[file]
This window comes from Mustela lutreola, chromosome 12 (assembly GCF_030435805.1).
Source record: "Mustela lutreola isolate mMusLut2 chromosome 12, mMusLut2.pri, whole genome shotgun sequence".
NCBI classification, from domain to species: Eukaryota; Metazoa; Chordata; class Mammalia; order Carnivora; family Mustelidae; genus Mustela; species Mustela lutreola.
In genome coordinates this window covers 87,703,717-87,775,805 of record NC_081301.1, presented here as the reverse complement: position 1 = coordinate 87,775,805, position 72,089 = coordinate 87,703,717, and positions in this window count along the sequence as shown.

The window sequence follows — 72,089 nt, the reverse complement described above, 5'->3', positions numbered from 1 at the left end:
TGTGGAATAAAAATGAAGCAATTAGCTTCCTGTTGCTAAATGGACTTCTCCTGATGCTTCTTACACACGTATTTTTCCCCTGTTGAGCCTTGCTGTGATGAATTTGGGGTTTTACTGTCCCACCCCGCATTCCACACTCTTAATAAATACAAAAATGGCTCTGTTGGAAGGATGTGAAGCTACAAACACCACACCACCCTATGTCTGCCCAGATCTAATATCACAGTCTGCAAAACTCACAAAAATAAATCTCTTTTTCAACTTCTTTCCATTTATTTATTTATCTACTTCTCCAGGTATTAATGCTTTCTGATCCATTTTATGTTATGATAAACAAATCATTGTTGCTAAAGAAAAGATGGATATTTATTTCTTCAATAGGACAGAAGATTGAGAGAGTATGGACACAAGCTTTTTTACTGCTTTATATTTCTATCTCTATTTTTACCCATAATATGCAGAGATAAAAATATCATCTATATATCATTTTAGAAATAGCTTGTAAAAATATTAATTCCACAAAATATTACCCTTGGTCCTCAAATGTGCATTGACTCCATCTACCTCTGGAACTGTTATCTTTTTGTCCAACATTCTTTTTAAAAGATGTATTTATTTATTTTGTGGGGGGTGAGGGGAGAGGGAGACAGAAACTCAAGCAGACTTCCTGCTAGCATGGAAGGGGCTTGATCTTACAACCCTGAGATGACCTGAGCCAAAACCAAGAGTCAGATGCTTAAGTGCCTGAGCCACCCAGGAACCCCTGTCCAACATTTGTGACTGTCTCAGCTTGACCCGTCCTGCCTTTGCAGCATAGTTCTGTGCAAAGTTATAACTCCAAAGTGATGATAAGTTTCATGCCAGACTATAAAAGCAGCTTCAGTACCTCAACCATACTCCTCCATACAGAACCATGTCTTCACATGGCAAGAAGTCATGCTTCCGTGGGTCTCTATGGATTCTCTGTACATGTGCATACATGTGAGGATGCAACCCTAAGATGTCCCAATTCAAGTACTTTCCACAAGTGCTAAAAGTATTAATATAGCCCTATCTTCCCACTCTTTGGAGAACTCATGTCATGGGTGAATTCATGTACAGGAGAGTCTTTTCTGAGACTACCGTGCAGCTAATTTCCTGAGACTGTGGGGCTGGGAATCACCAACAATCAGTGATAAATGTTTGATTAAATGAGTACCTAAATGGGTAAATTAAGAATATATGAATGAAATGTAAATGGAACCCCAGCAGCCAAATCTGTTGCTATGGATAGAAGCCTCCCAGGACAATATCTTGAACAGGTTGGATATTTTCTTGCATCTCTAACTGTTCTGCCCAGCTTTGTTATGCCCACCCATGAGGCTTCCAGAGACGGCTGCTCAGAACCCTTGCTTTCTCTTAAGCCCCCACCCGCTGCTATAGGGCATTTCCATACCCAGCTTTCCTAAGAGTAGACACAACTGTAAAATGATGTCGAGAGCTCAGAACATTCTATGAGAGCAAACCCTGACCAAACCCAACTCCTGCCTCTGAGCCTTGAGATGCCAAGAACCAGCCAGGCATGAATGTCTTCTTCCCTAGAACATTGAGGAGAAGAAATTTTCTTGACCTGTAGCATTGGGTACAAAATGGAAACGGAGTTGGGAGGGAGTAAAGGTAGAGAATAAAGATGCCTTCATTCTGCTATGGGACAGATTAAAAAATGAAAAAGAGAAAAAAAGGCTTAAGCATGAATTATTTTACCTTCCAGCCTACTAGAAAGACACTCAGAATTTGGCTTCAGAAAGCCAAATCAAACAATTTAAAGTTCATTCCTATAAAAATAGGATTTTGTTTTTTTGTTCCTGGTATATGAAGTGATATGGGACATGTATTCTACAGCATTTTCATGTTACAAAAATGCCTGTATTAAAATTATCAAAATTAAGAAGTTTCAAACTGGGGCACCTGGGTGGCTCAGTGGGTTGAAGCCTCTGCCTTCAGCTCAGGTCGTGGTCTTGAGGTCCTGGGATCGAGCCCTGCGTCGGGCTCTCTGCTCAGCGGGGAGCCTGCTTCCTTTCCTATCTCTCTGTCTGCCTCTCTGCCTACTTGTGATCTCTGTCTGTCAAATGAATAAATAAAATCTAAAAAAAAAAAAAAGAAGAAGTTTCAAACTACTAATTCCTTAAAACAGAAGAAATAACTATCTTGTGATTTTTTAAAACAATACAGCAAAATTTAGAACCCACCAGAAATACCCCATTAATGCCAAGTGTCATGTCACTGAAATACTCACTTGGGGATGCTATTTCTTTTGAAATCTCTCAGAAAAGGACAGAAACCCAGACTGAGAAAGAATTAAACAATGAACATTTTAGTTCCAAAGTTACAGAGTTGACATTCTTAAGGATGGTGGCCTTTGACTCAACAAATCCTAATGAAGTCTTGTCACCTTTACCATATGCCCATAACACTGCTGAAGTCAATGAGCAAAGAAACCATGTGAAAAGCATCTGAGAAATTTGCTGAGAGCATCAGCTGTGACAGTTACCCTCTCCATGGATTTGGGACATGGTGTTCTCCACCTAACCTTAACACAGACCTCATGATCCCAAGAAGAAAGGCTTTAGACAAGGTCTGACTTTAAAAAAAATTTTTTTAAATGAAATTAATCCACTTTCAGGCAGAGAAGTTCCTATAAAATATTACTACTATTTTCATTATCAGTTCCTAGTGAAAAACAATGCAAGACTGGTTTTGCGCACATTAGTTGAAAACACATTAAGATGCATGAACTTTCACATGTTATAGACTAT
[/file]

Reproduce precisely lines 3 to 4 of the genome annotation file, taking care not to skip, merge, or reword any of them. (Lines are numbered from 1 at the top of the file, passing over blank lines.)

NCBI classification, from domain to species: Eukaryota; Metazoa; Chordata; class Mammalia; order Carnivora; family Mustelidae; genus Mustela; species Mustela lutreola.
In genome coordinates this window covers 87,703,717-87,775,805 of record NC_081301.1, presented here as the reverse complement: position 1 = coordinate 87,775,805, position 72,089 = coordinate 87,703,717, and positions in this window count along the sequence as shown.